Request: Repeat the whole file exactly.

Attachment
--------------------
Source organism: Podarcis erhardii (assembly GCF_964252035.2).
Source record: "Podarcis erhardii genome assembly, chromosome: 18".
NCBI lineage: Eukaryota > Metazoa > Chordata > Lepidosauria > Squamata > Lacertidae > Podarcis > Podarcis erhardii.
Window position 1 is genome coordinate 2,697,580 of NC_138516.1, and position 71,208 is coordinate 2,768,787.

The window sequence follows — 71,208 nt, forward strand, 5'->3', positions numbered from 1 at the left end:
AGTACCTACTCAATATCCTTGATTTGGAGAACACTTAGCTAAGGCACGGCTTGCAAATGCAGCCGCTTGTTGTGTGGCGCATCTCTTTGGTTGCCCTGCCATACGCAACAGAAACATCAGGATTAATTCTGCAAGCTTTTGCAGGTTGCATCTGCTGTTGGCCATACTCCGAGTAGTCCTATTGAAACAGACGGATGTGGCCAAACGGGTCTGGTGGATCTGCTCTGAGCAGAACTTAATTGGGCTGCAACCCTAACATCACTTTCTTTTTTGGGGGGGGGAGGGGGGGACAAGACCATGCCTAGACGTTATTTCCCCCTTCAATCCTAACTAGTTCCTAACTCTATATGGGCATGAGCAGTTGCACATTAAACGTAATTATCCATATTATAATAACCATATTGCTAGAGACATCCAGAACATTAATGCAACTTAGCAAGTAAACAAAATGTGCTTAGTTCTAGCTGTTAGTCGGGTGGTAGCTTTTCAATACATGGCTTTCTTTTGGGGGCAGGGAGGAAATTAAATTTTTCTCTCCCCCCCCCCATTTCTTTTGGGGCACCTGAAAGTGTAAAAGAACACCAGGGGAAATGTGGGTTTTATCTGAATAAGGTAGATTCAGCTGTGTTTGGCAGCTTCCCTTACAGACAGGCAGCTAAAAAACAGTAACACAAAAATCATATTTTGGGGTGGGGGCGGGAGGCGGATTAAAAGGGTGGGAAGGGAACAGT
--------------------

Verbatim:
Source organism: Podarcis erhardii (assembly GCF_964252035.2).
Source record: "Podarcis erhardii genome assembly, chromosome: 18".
NCBI lineage: Eukaryota > Metazoa > Chordata > Lepidosauria > Squamata > Lacertidae > Podarcis > Podarcis erhardii.
Window position 1 is genome coordinate 2,697,580 of NC_138516.1, and position 71,208 is coordinate 2,768,787.

The window sequence follows — 71,208 nt, forward strand, 5'->3', positions numbered from 1 at the left end:
AGTACCTACTCAATATCCTTGATTTGGAGAACACTTAGCTAAGGCACGGCTTGCAAATGCAGCCGCTTGTTGTGTGGCGCATCTCTTTGGTTGCCCTGCCATACGCAACAGAAACATCAGGATTAATTCTGCAAGCTTTTGCAGGTTGCATCTGCTGTTGGCCATACTCCGAGTAGTCCTATTGAAACAGACGGATGTGGCCAAACGGGTCTGGTGGATCTGCTCTGAGCAGAACTTAATTGGGCTGCAACCCTAACATCACTTTCTTTTTTGGGGGGGGGAGGGGGGGACAAGACCATGCCTAGACGTTATTTCCCCCTTCAATCCTAACTAGTTCCTAACTCTATATGGGCATGAGCAGTTGCACATTAAACGTAATTATCCATATTATAATAACCATATTGCTAGAGACATCCAGAACATTAATGCAACTTAGCAAGTAAACAAAATGTGCTTAGTTCTAGCTGTTAGTCGGGTGGTAGCTTTTCAATACATGGCTTTCTTTTGGGGGCAGGGAGGAAATTAAATTTTTCTCTCCCCCCCCCCATTTCTTTTGGGGCACCTGAAAGTGTAAAAGAACACCAGGGGAAATGTGGGTTTTATCTGAATAAGGTAGATTCAGCTGTGTTTGGCAGCTTCCCTTACAGACAGGCAGCTAAAAAACAGTAACACAAAAATCATATTTTGGGGTGGGGGCGGGAGGCGGATTAAAAGGGTGGGAAGGGAACAGT